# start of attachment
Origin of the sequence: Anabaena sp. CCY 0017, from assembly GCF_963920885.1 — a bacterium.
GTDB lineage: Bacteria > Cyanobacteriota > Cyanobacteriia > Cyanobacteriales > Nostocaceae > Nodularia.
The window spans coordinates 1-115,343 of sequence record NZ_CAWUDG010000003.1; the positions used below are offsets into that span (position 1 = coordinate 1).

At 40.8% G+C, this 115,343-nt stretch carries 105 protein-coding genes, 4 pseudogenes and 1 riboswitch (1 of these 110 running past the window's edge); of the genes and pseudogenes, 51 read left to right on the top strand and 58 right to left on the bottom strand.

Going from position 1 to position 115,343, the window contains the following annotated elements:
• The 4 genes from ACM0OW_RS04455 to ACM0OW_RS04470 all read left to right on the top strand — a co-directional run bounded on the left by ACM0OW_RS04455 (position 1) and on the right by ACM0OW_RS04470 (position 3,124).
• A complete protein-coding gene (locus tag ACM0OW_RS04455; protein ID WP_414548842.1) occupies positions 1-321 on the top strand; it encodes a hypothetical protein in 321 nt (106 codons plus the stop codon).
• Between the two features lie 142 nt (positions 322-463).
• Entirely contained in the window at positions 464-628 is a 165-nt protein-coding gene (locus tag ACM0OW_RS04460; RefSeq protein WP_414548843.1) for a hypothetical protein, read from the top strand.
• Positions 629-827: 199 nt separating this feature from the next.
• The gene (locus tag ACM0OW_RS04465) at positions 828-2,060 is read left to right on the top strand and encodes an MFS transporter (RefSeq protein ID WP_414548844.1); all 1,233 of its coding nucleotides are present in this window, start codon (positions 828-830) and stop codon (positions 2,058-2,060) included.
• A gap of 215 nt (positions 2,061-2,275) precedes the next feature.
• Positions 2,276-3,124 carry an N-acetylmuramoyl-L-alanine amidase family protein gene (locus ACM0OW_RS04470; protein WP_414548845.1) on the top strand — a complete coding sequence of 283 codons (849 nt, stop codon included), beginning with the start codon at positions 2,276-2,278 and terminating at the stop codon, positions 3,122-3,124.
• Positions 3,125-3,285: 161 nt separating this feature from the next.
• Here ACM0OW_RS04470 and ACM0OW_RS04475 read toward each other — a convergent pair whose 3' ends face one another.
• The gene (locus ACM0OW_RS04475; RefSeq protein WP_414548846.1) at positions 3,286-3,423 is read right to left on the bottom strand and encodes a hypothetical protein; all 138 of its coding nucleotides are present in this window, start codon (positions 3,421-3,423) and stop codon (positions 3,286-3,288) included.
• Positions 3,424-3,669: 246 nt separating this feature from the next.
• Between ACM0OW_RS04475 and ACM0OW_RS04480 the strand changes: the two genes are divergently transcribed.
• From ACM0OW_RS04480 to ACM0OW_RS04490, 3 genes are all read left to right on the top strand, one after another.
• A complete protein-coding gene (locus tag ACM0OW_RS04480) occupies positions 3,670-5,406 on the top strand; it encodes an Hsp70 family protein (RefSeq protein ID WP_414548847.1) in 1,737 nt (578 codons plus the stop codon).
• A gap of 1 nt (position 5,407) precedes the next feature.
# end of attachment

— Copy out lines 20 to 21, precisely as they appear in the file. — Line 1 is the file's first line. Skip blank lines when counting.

• A complete protein-coding gene (locus tag ACM0OW_RS04480) occupies positions 3,670-5,406 on the top strand; it encodes an Hsp70 family protein (RefSeq protein ID WP_414548847.1) in 1,737 nt (578 codons plus the stop codon).
• A gap of 1 nt (position 5,407) precedes the next feature.